Consists of seven Trustees, one of whom shall be a resident of Bartow appointed by the other six Trustees and affirmed by the Bartow City Commission. One shall be the Finance Director of the City of Bartow whose term as Trustee shall be continuous, one shall be elected by the Department Heads of the City of Bartow, two shall be Members of the System who are elected by majority of the General Employees who are non-bargaining unit Members of the System, and two shall be Members of the System, who shall be elected by a majority of the General Employees who are bargaining unit Members of the System. The term is three years. The Board meets quarterly in the Commission Chambers of City Hall. The duties and responsibilities of the Board shall include, but not be limited to: 1) construing the provisions of the System and determining all questions arising thereunder; 2) determining all questions relating to eligibility and membership; 3) determining and certifying the amount of all retirement allowances or other benefits hereunder; 4) establishing uniform rules and procedures to be followed for administrative purposes, benefit applications and all matters required to administer the System; 5) distributing to Members, at regular intervals, information concerning the System; 6) receiving and processing all applications for benefits; 7) authorizing all payments whatsoever from the Fund, and to notify the disbursing agent, in writing, of approved benefit payments and other expenditures arising through operation of the System and Fund; 8) having performed actuarial studies and valuations, at least as often as required by law, and making recommendations regarding any and all changes in the provisions of the System; and 9) performing such other duties as are required to prudently administer the System. The Members are required to file an annual Statement of Financial Interests. There is no special education or training to hold a position on this board; however, Trustees are encouraged to attend training sessions as they become available.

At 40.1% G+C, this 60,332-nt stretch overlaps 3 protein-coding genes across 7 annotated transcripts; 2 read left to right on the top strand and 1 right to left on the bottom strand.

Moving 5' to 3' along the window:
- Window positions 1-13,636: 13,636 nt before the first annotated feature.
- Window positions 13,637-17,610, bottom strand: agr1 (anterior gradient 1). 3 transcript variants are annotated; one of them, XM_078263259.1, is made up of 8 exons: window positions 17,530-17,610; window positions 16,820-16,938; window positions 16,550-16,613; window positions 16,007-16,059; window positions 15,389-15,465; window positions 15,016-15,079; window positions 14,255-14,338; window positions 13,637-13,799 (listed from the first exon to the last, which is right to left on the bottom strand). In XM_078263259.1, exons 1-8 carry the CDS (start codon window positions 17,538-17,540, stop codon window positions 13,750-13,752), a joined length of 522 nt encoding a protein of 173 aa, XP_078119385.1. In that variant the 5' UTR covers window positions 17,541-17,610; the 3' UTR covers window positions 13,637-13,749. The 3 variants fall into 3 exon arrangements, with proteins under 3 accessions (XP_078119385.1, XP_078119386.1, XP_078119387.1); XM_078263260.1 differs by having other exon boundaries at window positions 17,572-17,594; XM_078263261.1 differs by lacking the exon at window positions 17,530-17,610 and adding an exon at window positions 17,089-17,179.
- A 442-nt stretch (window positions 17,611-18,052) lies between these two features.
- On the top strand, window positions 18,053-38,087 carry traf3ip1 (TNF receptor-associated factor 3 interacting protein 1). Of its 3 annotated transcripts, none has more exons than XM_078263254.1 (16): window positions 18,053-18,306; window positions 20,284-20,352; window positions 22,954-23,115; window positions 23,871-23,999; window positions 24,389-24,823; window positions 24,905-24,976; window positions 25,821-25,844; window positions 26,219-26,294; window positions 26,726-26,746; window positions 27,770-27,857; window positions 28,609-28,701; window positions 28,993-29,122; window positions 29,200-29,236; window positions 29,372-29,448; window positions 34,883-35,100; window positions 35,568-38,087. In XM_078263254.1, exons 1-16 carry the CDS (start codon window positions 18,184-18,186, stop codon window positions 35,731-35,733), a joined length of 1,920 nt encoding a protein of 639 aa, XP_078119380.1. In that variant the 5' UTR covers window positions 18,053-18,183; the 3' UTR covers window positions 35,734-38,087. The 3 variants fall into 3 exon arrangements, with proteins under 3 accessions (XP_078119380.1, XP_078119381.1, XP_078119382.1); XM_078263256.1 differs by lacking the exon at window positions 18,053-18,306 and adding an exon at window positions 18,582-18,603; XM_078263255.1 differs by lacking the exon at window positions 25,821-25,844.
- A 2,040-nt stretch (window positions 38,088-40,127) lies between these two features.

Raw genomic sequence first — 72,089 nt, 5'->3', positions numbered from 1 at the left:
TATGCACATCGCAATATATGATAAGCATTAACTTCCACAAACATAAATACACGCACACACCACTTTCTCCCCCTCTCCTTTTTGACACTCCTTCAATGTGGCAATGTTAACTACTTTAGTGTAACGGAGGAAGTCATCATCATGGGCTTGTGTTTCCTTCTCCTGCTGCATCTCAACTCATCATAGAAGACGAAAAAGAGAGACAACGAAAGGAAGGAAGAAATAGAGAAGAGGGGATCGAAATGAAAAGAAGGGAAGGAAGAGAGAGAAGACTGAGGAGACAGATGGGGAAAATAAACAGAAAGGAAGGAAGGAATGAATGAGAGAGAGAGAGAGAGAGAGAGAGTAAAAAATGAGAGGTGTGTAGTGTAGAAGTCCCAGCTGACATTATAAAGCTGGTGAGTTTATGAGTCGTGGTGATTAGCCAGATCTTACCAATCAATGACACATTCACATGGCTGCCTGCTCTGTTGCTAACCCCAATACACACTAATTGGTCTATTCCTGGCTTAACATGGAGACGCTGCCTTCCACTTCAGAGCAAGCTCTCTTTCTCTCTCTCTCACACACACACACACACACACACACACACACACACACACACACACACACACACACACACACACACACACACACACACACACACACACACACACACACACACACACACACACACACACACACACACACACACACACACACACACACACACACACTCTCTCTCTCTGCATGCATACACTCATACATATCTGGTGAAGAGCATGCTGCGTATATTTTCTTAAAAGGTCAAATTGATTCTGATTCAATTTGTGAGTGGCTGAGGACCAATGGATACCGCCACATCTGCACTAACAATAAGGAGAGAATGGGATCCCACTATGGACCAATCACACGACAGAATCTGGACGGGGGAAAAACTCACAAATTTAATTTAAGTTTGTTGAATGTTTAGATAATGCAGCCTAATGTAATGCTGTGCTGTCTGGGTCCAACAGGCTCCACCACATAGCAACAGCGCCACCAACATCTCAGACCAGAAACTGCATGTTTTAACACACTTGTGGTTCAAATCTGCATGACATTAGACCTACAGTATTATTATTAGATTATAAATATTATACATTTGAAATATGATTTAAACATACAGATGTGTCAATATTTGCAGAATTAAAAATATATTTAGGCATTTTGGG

f. HOUSING AUTHORITY OF BARTOW (administrative)
Consists of five members who have staggered four-year terms, one of whom must live in one of the complexes. Members are appointed by the City Commission. Meets every two months at 5:00 p.m. at the Carver Village office building. The Authority operates under the rules and regulations of the Federal Department of Housing and Urban Development. There are two housing complexes under the Authority, Woodlawn Village and Carver Village. Special meetings are at the call of the chairman. The members are required to file an annual Statement of Financial Interest. There is no special education or training to hold a position on this board.
g. MUNICIPAL FIREMEN’S PENSION TRUST FUND BOARD OF TRUSTEES
Consists of five members with staggered two-year terms. Three of the members are selected by the Pension Board Trustees and two of the members are appointed by the City Commission. Meets quarterly. The Board was established to be administer the provisions under Chapter 175, Florida Statutes. Members are required to file an annual Statement of Financial Interest. There is no special education or training to hold a position on this board; however, Trustees are encouraged to attend training sessions as they become available.
h. JOINT AIRPORT ZONING BOARD
The City of Bartow, Polk County and other municipalities have been a member of the Joint Airport Zoning Board since 1978 as approved by Resolution No. 78-2484-R on July 17, 1978. The JAZB has two representatives of each member local government participating in its creation to include, when possible, elected officials or employees serving in community planning, development review, building permitting and inspection, or city administration. Member local governments may also appoint citizen representatives.
i. MUNICIPAL POLICE OFFICERS’ RETIREMENT TRUST FUND BOARD OF TRUSTEES
Consists of five members with staggered two-year terms. Three of the members are selected by the Pension Board Trustees and two of the members are appointed by the City Commission. Meets quarterly. The Board was established to be administer the provisions under Chapter 185, Florida Statutes. Members are required to file an annual Statement of Financial Interest. There is no special education or training to hold a position on this board; however, Trustees are encouraged to attend training sessions as they become available.
j. PLANNING AND ZONING COMMISSION (advisory/administrative/quasi-judicial)